What is it about the Internet that drives Bill O’Reilly nuts? Last year he was ranting that “the reason these net people get away with all kinds of stuff is that they work for no one,” in the same aggrieved tone first heard from liberal media folk when they began complaining about Matt Drudge.
At the time, O’Reilly was sore that various websites had repeated a false San Francisco Chronicle report that a northern California radio station had dropped his radio show. Granted, anything picked up from the Chronicle really should be checked, but online media pride themselves on correcting mistakes quickly and ungrudgingly–unlike, for instance, Dan Rather.
Which brings us to O’Reilly’s syndicated newspaper column this week in defense of the disgraced (and now departing) CBS newsman. “Any accusation can be dumped on the Internet and within hours the mainstream media will pick it up,” writes the Fox News star. “A click of the Internet mouse can wipe out a lifetime of honor and hard work….”
“Dan Rather did not get what he deserved in this case,” O’Reilly’s column continues. “He made a mistake, as we all do, but he is not a dishonest man. Unfair freedom of speech did him in. This is not your grandfather’s country anymore.”
No it isn’t, and a good thing too when it comes to how we get the news. Because no longer do three networks and a limited number of other establishment media outlets have a monopoly on deciding which information the public will be allowed to see.
“Bill O’Reilly is defending the indefensible, and it looks an awful lot like the Old Boy network closing ranks, with more than a hint of fear,” comments Charles Johnson of Little Green Footballs, who typed up those CBS “memos” in Microsoft Word and displayed the damning result at the top of his blog for weeks.
Bloggers began needling O’Reilly last year, after his original anti-Internet tirade. Instapundit’s Glenn Reynold’s responded that “the blogosphere is a no-weenie zone.” UCLA law professor Eugene Volokh sarcastically suggested that books are “a menace and a cesspool. They’re just an appalling, awful technology; and the worst of it is no one is controlling them.” Jim Treacher pointed out that O’Reilly’s tantrum may have at least contributed a new word to the online vocabulary: O’Reilled-up.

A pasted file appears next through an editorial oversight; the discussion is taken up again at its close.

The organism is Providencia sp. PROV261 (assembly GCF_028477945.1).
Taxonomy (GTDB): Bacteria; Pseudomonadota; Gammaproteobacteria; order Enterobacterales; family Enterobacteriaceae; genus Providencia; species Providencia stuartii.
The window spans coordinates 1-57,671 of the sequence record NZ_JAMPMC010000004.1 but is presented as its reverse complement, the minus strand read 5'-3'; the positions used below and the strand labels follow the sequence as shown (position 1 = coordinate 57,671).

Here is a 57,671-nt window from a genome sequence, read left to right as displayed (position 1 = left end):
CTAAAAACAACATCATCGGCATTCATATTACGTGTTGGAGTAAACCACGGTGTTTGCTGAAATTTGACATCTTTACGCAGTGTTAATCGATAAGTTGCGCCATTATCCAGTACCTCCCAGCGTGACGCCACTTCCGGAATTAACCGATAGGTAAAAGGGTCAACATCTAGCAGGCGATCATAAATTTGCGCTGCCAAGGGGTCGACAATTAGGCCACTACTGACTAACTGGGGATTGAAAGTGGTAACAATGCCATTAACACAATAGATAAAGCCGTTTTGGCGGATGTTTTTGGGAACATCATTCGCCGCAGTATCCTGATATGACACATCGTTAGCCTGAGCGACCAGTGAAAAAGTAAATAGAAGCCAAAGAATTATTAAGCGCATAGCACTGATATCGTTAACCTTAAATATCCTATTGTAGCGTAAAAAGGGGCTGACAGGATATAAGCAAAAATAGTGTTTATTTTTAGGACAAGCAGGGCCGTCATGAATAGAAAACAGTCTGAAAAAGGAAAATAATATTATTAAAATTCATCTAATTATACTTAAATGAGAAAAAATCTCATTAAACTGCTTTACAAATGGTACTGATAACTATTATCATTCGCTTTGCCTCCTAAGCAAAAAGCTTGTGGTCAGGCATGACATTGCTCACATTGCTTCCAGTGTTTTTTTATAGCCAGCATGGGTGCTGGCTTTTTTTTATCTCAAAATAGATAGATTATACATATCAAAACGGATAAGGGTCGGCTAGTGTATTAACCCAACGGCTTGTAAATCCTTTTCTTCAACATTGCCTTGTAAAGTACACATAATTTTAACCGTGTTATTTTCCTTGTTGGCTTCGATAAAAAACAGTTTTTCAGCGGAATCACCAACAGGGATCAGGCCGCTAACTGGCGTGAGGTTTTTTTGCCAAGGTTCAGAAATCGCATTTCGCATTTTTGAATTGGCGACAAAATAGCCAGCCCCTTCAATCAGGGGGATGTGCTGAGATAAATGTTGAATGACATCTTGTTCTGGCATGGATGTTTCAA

I suspect one reason O’Reilly dislikes the Internet is that it makes it too easy to call his bluff. He had a bee in his bonnet a few years ago about the Los Angeles Times’s supposed refusal to write about Clinton rape-accuser Juanita Broaddrick. He brought it up whenever I saw him speak and again when I interviewed him once over breakfast.
“The L.A. Times has never mentioned Juanita Broaddrick’s name, ever,” he told me. But after that quote appeared in my old Mediaweek column, a former Times editor did a quick search of the paper’s online archives and told me she’d found Broaddrick’s name mentioned 21 times there in two years.
I should have caught that myself, and might have, except that I was mesmerized by O’Reilly’s sheer O’Reillyness. Maybe it was the way he stared at the menu for a good five minutes in silence before grimly announcing to the waiter: “Irish oatmeal.” Maybe it was that at six-foot-four, he’s intimidatingly tall. Or maybe it’s just his haranguing style of rhetoric, even when you’re basically on his side.